Like Santa’s elves, the volunteers at Friends Of The Observatory are the behind-the scenes heroes that make FOTO events run smoothly. With everything from answering phones to greeting guests, the cheerful volunteers are always ready to lend a hand at Griffith Observatory. Here, we spotlight one of FOTO’s priceless volunteers — JOHN ARMSTRONG.
Retiree John Armstrong has been volunteering with Friends Of The Observatory since the Observatory reopened in 2006. When asked what drew him to the Observatory, John replied, “I’ve always been interested in astronomy. I used to come here as a kid, probably since I was old enough
to take the bus up here.”
Prior to his work with the Observatory, John spent four and one half years with the United States Air Force rising to the rank of Lt. Colonel, and spent over 23 years with the US National Guard. Staying close to the stars, John also spent 12 years as an airline pilot with American Airlines, taking on a very different view of the night sky. “It gets dark up there. I mean, real dark. There’s not a lot of light pollution at 40,000 feet.” In his many years as a pilot John says, “I’ve never seen a UFO, but I have seen a lot of northern lights. It’s really weird because there’s not a pattern to it. It’s just totally random.”
Apparently misunderstanding the true meaning of retirement, John is up at 6:00 a.m. every day finding time to volunteer with the Civic Arts Center in Thousand Oaks, the crossing guard program in Calabasas, and the Thousand Oaks Police Department, as well as trying to spend time with his many grandchildren. “Gotta keep busy,” John iterates, “There’s no difference between work and play. One you get paid for and one you don’t. But it keeps you occupied.”
John agrees that the volunteer program at Friends Of The Observatory not only provides a way to give back to the community, it is a wonderfully unique way to enjoy Griffith Observatory.
Cosmic Musings Lectures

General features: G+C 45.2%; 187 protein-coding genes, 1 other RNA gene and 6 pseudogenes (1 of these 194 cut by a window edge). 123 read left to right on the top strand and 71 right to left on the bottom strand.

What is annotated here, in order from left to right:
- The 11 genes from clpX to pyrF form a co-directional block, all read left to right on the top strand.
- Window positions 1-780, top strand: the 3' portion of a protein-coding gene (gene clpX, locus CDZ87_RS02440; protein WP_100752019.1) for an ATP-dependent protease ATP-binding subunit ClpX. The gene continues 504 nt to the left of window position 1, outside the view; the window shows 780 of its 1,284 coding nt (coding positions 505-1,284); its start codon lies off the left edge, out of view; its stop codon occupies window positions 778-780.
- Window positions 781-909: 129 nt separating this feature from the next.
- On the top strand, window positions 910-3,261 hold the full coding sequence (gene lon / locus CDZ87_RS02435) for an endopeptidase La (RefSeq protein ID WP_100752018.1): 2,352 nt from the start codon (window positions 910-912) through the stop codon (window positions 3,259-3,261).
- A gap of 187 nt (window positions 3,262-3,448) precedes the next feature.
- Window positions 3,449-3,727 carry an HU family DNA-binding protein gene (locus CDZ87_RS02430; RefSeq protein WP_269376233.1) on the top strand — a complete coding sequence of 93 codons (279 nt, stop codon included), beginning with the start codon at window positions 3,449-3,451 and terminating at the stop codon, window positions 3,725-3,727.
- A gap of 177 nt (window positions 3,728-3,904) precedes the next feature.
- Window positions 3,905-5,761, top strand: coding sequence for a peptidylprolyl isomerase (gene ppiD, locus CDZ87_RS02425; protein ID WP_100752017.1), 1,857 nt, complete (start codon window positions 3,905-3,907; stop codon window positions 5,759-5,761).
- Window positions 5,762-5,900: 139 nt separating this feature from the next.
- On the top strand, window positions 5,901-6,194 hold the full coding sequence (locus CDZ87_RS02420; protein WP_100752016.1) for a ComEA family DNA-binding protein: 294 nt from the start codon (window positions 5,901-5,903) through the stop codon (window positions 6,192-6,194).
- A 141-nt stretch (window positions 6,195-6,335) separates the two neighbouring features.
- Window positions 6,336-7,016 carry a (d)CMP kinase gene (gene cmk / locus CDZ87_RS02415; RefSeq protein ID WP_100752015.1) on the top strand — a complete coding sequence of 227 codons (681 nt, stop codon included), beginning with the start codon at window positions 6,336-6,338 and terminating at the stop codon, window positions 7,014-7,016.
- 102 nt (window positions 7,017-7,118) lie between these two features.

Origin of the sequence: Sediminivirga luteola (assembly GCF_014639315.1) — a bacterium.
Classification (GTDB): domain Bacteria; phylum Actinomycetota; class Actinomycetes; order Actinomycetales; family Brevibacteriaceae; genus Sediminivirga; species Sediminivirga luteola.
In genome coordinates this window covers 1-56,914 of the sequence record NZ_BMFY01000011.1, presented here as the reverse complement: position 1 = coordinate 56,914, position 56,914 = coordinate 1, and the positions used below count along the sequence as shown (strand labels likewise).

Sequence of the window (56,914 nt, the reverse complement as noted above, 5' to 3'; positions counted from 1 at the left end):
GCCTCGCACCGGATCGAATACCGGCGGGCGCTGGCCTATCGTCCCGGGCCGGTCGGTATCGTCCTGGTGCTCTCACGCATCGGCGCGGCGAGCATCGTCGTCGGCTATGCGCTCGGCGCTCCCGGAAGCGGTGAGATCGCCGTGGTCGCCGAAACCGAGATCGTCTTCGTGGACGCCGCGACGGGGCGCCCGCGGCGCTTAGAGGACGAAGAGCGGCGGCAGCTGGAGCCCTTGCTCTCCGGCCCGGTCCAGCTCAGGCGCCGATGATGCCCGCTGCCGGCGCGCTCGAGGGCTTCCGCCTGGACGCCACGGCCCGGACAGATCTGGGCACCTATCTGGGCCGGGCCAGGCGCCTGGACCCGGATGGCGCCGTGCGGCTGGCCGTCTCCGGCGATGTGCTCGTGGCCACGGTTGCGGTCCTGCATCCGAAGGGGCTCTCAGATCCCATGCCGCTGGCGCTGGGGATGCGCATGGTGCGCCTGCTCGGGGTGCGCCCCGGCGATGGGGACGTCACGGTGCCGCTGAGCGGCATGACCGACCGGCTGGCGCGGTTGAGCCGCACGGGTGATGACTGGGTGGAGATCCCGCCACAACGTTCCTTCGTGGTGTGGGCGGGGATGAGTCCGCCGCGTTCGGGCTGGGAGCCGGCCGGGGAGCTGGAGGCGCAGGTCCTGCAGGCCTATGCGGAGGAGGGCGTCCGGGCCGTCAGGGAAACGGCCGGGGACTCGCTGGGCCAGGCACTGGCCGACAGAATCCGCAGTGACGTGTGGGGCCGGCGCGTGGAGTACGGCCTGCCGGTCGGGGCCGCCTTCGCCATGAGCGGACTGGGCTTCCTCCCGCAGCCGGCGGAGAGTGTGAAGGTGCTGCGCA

by Stuart Bernthol
James Webb Space Telescope
June 20, 2011
The FOTO presentation of the James Webb Space Telescope took a wonderfully complex instrument and explained why it is the next logical step to follow the Hubble Telescope. The lecture was presented by experts from Northrop Grumman Aerospace Systems: Scott P. Willoughby, Blake M. Bullock, and Jeffrey D. Grant. While the Hubble’s primary focus is visible light, even though it has instruments to explore the near ultra-violet and near infrared spectrums, the James Webb instruments of mid-infrared, near infrared, near infrared spectrograph and Fine guidance Sensor Tunable Filter cameras will allow it to peer through the gas clouds that are impervious to
visible light, exposing the hidden mysteries inside them, many of them star nurseries. It is hoped that we may be able to get closer to galaxy formation approaching the time of the Big Bang. Hopefully they will be able to identify distant planets orbiting a bright central object, such as our solar system. The capacity to select a specific wavelength will allow us to more selectively study everything to a higher degree than ever before and also, using the spectrograph, determine their physical properties.
Because the telescope will be deployed at the L2 LaGrange Point (about 1,000,000 miles from Earth) with a 6.5 meter primary mirror, and it needed to be shielded from other light sources, the initial launch date has been pushed back from 2014 to 2018.
This was necessary due to the extreme complexity of the problems encountered trying to fit everything into a rocket pod suitable for launch and then be deployed without any failure at the orbital point.
The PowerPoint presentation showing the manner in which the JWST systems will deploy was remarkable. For those of you who missed it or want to review it, it can be reached by selecting this web site: http://www.jwst.nasa.gov/about.html
Six Sisters: the Shuttle Program
May 23, 2011
Presented by Griffith Observatory staff artist Chris Butler, Six Sisters: the Shuttle Program was enlightening, inspiring and poignant. It paid homage to every shuttle flight, introducing us to each crew, their individual patches, and went on to explain how the shuttle launch numbers changed over time.